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Local waterway cleanup organization set to reach 1 million pounds of collected trash

Four people stand in a creek with bags and tools for cleaning up.
Hogtown Creek is an urban waterway in Gainesville where thousands of pounds of garbage end up every year. Current Problems works to pull the items back out, one by one. (Hannah Shelton/WUFT News)

A crushed Pepsi can, damp cigarette butts, a rusted tire wheel buried deep in soggy mulch. 

They’re part of the debris collected after a day’s work by Current Problems, an Alachua County-based waterway cleanup organization.

By the end of the year, the junk-filled bags Current Problems hauls away at cleanups will reach a milestone: 1 million pounds of total trash collected. 

According to Executive Director Nicole Llinas, the achievement could come as early as November. As of Oct. 7, the organization had recorded 986,333 pounds of collected trash, with over 32,000 of that picked up since January and less than 14,000 pounds left to reach the 1 million mark.

While Llinas noted the milestone, she keeps a different goal in mind.

“People will ask me, ‘How many pounds do you want to hit?’ and I always say zero,” she said. “I hope we hit nothing.”

In the almost 30 years since its founding in 1993, the nonprofit has led hundreds of water conservation and restoration efforts across north central Florida. 

It organizes about three cleanups a week, providing volunteers who traverse swamps, creeks, lakes, rivers, streams and other bodies of water with all the tools and equipment they need to collect debris. About 53% of the garbage collected is recycled or repurposed by local artists.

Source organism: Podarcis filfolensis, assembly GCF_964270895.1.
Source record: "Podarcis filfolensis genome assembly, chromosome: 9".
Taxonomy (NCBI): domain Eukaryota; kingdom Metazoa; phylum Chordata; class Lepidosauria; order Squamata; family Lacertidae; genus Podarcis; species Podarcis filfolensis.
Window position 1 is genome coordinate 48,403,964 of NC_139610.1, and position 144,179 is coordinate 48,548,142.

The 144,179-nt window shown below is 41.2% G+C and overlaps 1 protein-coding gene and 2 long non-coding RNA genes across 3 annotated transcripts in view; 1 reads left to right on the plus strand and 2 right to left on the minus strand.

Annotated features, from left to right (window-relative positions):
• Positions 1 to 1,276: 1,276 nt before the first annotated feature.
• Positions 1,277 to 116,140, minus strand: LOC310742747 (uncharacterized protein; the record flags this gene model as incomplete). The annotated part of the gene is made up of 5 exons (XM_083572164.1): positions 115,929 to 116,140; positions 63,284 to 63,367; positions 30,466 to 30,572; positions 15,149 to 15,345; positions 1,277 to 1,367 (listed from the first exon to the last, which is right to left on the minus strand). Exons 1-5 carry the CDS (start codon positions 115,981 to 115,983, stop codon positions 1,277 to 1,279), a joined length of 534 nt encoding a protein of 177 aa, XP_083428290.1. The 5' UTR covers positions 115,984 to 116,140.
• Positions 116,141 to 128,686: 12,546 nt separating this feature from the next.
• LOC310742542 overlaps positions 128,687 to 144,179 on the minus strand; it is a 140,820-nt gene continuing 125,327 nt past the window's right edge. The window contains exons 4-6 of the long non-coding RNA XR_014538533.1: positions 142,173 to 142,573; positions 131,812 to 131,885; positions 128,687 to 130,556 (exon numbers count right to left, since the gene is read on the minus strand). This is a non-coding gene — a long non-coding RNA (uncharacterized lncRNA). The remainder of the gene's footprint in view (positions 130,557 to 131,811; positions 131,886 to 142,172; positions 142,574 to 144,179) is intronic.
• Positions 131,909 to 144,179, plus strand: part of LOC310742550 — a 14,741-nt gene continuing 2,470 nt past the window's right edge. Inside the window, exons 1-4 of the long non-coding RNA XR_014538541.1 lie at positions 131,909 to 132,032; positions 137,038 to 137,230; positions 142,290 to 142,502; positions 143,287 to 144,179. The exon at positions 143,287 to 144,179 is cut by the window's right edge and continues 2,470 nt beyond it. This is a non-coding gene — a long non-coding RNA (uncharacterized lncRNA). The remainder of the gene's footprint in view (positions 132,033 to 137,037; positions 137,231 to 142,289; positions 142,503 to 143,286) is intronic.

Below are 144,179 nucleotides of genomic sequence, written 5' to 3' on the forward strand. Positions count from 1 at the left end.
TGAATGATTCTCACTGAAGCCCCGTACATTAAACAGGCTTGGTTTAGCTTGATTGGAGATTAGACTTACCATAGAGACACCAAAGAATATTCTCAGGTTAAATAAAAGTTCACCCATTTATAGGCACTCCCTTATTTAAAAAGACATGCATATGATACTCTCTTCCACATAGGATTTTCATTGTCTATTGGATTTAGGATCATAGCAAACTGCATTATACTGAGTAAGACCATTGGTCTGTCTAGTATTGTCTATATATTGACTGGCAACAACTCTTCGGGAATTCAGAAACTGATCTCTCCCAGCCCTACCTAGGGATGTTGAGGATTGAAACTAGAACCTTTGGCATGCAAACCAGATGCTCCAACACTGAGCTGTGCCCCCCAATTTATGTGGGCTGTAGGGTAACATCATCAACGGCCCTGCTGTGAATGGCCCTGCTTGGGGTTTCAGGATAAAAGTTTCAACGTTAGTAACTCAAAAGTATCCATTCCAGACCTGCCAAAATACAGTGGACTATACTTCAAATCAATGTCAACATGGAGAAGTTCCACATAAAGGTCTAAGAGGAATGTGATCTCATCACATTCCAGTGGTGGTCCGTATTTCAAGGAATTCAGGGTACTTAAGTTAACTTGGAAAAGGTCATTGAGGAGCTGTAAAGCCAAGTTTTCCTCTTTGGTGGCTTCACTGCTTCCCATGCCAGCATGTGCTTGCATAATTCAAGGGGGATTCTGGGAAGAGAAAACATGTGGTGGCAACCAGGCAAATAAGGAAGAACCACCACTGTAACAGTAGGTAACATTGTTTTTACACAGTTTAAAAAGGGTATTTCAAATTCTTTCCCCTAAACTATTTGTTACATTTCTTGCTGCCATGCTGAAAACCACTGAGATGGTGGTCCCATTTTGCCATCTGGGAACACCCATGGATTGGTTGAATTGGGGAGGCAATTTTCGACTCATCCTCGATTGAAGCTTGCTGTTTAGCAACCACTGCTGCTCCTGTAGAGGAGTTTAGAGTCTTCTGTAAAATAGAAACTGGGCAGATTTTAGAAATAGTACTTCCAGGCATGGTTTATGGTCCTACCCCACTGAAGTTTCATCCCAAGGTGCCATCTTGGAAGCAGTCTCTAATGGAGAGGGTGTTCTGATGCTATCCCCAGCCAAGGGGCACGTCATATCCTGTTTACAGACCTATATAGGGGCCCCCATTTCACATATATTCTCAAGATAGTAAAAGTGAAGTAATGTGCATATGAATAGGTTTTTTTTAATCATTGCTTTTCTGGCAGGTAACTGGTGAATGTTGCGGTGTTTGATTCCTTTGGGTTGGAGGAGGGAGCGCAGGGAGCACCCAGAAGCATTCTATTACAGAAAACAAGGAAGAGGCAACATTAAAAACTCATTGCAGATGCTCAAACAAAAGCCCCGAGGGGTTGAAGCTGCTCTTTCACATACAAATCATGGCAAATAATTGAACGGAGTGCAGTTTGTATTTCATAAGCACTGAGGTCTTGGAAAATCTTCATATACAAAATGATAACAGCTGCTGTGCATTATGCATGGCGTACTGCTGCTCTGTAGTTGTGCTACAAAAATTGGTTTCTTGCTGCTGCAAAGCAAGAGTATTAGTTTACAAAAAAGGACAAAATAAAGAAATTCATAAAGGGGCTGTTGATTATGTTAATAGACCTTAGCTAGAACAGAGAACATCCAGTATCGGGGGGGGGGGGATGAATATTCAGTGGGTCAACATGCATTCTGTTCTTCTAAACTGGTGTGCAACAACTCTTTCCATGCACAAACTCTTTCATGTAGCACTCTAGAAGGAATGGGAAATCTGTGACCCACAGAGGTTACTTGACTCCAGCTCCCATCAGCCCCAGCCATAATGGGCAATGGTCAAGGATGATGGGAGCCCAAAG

The organization renewed its focus on stormwater pollution in the wake of Hurricane Ian.  

With Alachua County largely spared by the storm, Llinas said she pivoted resources to support Flagler, St. Johns and Volusia counties with cleanup and disposal. In addition to working at scheduled events at Newnans Lake and the Suwannee River, she said she plans to spend the next three months leveraging equipment and supplies to eastern areas and coastlines.

Even less intense storms produce lasting environmental consequences. Flooding and raised water levels deposit trash onto floodplains where it remains after the water recedes. 

Llinas said Current Problems is still picking up garbage in Gainesville’s Hogtown Creek left by Hurricane Elsa, the first named storm of the 2021 Atlantic hurricane season. 

Heavy rains pose an especially concerning threat in Alachua County, where storm drains are unfiltered. This allows polluted runoff to be flushed directly into the drains and channel into natural waterways. 

According to Stacie Greco, Alachua County’s water conservation coordinator, implementing a filter isn’t a simple or feasible solution. 

The thick local tree cover would make having filters difficult because she said they would quickly get filled with leaves and require staff to clean them after every storm.

By specializing in large-debris cleanups in freshwaters across the entire Suwannee and St. Johns river basins, Current Problems targets trash that otherwise contaminates drinking water and the Atlantic Ocean. 

The entire state rests on the Floridan aquifer, which supplies 10 million people with drinking water and channels directly from groundwater and water bodies like springs and creeks.